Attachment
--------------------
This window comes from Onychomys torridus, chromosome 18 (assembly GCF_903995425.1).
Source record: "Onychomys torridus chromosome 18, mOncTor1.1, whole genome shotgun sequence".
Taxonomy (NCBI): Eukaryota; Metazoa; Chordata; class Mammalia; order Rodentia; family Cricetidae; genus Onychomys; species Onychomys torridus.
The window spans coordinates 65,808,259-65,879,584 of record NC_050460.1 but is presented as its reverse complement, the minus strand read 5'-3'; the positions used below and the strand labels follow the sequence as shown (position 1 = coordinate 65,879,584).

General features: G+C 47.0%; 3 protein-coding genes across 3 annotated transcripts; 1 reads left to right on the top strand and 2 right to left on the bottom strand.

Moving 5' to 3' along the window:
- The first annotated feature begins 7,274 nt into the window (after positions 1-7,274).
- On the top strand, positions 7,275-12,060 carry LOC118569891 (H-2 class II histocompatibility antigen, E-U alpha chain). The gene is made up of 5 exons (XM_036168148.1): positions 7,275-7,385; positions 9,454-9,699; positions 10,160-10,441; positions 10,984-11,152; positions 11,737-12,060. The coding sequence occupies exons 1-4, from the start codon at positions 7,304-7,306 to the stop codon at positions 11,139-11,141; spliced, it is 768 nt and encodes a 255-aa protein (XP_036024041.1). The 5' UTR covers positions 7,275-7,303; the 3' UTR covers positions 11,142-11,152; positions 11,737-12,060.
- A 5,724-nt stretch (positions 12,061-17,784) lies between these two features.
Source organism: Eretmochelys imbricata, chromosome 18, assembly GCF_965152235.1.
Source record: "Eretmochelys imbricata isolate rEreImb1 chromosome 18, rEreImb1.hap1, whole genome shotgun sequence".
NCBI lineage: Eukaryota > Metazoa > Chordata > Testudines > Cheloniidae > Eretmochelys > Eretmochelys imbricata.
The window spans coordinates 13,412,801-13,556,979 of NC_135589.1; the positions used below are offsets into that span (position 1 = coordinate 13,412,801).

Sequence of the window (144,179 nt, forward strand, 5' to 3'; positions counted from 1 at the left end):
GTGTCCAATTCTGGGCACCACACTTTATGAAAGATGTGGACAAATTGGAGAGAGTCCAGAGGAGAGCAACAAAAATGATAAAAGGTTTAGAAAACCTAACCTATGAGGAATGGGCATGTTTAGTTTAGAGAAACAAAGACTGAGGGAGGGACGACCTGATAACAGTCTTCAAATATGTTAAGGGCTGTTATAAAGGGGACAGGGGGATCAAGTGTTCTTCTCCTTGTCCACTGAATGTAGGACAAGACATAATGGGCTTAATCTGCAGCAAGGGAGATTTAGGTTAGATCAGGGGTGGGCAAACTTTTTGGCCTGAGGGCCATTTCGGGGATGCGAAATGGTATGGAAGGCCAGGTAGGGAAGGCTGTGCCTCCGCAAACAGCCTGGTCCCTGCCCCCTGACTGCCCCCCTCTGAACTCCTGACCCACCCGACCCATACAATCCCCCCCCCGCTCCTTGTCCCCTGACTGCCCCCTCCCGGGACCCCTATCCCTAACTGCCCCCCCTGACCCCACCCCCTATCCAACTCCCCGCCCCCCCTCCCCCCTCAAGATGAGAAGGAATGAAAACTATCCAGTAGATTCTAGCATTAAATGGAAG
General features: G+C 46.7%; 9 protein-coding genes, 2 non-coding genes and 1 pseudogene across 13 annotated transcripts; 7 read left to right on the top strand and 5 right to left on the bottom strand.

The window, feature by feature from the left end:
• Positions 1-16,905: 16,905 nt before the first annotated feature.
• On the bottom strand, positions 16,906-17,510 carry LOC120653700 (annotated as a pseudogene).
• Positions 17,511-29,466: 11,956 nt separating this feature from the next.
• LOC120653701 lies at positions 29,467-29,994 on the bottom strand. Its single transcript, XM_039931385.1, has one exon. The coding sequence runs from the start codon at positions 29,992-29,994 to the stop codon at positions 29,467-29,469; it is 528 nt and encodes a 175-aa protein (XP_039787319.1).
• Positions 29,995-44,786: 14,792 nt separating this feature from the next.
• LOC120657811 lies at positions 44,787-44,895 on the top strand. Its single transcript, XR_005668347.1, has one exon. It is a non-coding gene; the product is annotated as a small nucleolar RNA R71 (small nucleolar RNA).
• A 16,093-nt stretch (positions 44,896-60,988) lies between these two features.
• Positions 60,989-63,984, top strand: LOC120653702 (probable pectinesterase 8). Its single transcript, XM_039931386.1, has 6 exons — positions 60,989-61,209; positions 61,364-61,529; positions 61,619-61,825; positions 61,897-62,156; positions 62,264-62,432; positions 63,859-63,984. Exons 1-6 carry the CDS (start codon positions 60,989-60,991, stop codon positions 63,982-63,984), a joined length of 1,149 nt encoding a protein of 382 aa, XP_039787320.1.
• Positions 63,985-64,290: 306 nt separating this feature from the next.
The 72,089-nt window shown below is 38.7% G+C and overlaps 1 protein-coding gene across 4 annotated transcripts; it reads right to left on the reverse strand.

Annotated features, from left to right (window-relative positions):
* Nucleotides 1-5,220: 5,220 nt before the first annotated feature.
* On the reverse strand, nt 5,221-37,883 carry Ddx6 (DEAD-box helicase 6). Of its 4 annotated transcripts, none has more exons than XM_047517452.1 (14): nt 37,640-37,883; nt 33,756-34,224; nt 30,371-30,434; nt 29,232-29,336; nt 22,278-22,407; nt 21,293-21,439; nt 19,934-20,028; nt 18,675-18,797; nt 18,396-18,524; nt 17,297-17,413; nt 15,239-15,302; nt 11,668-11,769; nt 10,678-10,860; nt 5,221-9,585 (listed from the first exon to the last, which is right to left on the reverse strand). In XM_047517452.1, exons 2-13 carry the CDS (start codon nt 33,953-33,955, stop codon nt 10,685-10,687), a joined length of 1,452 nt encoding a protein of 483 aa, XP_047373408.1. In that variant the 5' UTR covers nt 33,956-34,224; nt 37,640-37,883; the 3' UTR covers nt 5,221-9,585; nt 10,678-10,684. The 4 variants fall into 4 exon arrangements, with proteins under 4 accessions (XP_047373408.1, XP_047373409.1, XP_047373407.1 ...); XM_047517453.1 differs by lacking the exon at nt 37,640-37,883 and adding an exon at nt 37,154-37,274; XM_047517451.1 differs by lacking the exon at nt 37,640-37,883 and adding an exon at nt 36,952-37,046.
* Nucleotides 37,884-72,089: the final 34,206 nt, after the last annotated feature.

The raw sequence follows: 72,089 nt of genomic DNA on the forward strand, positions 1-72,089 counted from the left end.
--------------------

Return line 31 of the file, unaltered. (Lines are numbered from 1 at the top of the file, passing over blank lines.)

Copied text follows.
* Nucleotides 37,884-72,089: the final 34,206 nt, after the last annotated feature.